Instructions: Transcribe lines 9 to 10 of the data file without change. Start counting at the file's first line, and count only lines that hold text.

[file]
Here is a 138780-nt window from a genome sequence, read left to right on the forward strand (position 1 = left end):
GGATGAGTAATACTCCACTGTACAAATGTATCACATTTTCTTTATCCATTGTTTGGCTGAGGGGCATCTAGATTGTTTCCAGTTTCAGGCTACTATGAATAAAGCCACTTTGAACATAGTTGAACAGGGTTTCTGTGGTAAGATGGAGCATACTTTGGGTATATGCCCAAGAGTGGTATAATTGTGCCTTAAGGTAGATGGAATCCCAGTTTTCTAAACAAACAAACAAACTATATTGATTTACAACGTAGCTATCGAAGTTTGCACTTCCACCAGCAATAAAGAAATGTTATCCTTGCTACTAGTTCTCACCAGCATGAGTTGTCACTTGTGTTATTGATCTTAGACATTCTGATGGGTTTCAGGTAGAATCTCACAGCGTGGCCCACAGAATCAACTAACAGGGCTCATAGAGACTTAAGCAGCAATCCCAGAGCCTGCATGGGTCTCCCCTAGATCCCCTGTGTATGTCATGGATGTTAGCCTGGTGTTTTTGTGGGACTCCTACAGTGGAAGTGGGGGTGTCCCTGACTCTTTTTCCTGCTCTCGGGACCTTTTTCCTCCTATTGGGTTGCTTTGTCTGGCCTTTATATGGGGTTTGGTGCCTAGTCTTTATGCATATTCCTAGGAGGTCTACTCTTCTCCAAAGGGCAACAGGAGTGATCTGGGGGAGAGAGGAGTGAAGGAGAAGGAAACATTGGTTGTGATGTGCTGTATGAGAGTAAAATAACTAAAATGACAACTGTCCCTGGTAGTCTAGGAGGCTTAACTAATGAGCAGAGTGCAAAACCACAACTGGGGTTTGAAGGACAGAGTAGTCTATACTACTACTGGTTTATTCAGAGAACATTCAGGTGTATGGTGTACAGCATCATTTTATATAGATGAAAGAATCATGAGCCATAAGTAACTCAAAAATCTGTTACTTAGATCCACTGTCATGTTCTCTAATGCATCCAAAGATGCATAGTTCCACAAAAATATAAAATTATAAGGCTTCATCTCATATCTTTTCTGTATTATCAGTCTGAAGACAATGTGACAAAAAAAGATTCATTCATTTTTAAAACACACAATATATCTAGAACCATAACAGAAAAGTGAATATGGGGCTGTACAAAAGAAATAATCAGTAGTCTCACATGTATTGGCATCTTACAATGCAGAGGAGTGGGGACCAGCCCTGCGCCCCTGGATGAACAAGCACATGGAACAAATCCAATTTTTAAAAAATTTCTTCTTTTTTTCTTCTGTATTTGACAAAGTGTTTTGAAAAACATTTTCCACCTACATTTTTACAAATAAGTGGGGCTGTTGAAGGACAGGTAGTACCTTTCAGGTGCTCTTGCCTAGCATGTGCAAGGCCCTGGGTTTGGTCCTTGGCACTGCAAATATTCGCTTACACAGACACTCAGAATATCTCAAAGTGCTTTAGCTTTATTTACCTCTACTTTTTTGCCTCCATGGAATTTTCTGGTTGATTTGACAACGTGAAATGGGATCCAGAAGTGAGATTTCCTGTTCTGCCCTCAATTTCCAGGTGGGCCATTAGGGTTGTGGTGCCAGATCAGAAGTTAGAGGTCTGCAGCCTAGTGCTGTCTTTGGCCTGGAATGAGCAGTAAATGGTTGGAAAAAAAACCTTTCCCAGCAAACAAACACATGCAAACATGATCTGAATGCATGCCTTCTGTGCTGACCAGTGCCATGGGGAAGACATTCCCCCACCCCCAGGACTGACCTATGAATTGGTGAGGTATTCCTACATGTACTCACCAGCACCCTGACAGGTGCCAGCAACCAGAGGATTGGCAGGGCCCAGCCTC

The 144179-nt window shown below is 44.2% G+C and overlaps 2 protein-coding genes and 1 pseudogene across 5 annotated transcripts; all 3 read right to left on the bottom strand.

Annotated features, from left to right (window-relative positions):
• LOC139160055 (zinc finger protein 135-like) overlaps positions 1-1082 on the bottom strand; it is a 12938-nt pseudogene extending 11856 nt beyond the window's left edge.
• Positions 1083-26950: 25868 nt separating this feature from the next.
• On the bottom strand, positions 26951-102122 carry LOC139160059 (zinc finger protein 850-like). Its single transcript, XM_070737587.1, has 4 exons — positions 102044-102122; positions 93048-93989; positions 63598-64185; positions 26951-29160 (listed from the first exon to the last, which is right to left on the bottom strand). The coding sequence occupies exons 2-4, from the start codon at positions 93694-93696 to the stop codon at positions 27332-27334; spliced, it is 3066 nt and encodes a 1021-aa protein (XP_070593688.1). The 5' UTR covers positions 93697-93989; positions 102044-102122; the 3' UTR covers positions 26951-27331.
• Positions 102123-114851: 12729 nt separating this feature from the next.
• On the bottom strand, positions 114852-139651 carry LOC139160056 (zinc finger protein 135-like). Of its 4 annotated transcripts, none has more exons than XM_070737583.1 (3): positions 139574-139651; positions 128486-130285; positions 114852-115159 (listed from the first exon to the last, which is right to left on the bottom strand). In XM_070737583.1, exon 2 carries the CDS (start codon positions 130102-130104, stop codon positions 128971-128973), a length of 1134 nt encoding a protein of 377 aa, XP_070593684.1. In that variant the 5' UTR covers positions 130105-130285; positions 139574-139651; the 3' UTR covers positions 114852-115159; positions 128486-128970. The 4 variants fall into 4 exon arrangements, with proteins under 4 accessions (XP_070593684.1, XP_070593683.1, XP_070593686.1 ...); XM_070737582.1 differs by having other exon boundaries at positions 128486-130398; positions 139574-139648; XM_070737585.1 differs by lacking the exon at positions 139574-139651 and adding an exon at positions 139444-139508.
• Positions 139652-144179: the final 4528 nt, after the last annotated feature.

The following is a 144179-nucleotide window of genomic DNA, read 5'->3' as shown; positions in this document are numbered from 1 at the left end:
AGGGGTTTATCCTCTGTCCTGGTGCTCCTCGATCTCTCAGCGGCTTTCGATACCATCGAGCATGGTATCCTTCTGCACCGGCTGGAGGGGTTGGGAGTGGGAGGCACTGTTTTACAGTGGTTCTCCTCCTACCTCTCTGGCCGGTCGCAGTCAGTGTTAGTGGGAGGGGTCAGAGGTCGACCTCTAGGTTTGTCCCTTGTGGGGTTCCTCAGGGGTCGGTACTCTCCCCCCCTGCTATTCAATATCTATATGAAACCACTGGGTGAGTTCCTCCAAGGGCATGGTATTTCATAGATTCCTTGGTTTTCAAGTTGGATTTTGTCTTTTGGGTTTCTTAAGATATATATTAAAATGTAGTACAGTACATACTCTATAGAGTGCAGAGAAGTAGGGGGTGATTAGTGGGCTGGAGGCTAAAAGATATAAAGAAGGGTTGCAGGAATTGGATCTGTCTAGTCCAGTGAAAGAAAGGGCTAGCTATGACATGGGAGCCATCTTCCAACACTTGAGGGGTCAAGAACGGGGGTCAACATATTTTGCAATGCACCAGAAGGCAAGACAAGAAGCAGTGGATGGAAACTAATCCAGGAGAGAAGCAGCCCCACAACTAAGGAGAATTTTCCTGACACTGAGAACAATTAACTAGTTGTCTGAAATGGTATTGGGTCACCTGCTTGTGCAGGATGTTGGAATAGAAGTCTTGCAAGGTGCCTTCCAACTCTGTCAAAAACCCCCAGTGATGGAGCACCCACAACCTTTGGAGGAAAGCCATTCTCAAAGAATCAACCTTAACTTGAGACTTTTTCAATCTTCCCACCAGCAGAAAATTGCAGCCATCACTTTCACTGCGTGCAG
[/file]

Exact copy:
• On the bottom strand, positions 114852-139651 carry LOC139160056 (zinc finger protein 135-like). Of its 4 annotated transcripts, none has more exons than XM_070737583.1 (3): positions 139574-139651; positions 128486-130285; positions 114852-115159 (listed from the first exon to the last, which is right to left on the bottom strand). In XM_070737583.1, exon 2 carries the CDS (start codon positions 130102-130104, stop codon positions 128971-128973), a length of 1134 nt encoding a protein of 377 aa, XP_070593684.1. In that variant the 5' UTR covers positions 130105-130285; positions 139574-139651; the 3' UTR covers positions 114852-115159; positions 128486-128970. The 4 variants fall into 4 exon arrangements, with proteins under 4 accessions (XP_070593684.1, XP_070593683.1, XP_070593686.1 ...); XM_070737582.1 differs by having other exon boundaries at positions 128486-130398; positions 139574-139648; XM_070737585.1 differs by lacking the exon at positions 139574-139651 and adding an exon at positions 139444-139508.
• Positions 139652-144179: the final 4528 nt, after the last annotated feature.